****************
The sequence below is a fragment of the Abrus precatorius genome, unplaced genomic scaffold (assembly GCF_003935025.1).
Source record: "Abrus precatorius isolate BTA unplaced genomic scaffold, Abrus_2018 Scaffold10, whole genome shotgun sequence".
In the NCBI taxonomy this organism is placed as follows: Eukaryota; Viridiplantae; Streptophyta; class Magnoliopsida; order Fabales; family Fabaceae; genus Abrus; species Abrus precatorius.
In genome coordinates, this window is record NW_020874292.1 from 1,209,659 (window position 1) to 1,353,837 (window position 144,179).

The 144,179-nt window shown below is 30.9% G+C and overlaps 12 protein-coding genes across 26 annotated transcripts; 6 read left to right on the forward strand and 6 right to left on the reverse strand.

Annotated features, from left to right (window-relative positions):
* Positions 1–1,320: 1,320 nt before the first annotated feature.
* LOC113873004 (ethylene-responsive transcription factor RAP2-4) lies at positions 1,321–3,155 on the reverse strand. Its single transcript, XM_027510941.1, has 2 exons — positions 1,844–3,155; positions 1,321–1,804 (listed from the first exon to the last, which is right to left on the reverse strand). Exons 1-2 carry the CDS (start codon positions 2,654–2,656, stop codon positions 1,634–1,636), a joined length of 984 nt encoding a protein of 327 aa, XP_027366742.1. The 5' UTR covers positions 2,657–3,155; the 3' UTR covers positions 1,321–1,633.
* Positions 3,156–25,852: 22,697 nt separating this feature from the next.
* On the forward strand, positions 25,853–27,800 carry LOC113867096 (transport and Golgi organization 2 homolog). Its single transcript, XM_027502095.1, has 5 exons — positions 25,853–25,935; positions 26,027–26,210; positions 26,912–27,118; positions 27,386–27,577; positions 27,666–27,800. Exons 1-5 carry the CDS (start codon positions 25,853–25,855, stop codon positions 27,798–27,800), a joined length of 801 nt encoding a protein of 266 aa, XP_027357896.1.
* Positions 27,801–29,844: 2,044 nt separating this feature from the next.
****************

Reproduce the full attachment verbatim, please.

The sequence below is a fragment of the Abrus precatorius genome, unplaced genomic scaffold (assembly GCF_003935025.1).
Source record: "Abrus precatorius isolate BTA unplaced genomic scaffold, Abrus_2018 Scaffold10, whole genome shotgun sequence".
In the NCBI taxonomy this organism is placed as follows: Eukaryota; Viridiplantae; Streptophyta; class Magnoliopsida; order Fabales; family Fabaceae; genus Abrus; species Abrus precatorius.
In genome coordinates, this window is record NW_020874292.1 from 1,209,659 (window position 1) to 1,353,837 (window position 144,179).

The 144,179-nt window shown below is 30.9% G+C and overlaps 12 protein-coding genes across 26 annotated transcripts; 6 read left to right on the forward strand and 6 right to left on the reverse strand.

Annotated features, from left to right (window-relative positions):
* Positions 1–1,320: 1,320 nt before the first annotated feature.
* LOC113873004 (ethylene-responsive transcription factor RAP2-4) lies at positions 1,321–3,155 on the reverse strand. Its single transcript, XM_027510941.1, has 2 exons — positions 1,844–3,155; positions 1,321–1,804 (listed from the first exon to the last, which is right to left on the reverse strand). Exons 1-2 carry the CDS (start codon positions 2,654–2,656, stop codon positions 1,634–1,636), a joined length of 984 nt encoding a protein of 327 aa, XP_027366742.1. The 5' UTR covers positions 2,657–3,155; the 3' UTR covers positions 1,321–1,633.
* Positions 3,156–25,852: 22,697 nt separating this feature from the next.
* On the forward strand, positions 25,853–27,800 carry LOC113867096 (transport and Golgi organization 2 homolog). Its single transcript, XM_027502095.1, has 5 exons — positions 25,853–25,935; positions 26,027–26,210; positions 26,912–27,118; positions 27,386–27,577; positions 27,666–27,800. Exons 1-5 carry the CDS (start codon positions 25,853–25,855, stop codon positions 27,798–27,800), a joined length of 801 nt encoding a protein of 266 aa, XP_027357896.1.
* Positions 27,801–29,844: 2,044 nt separating this feature from the next.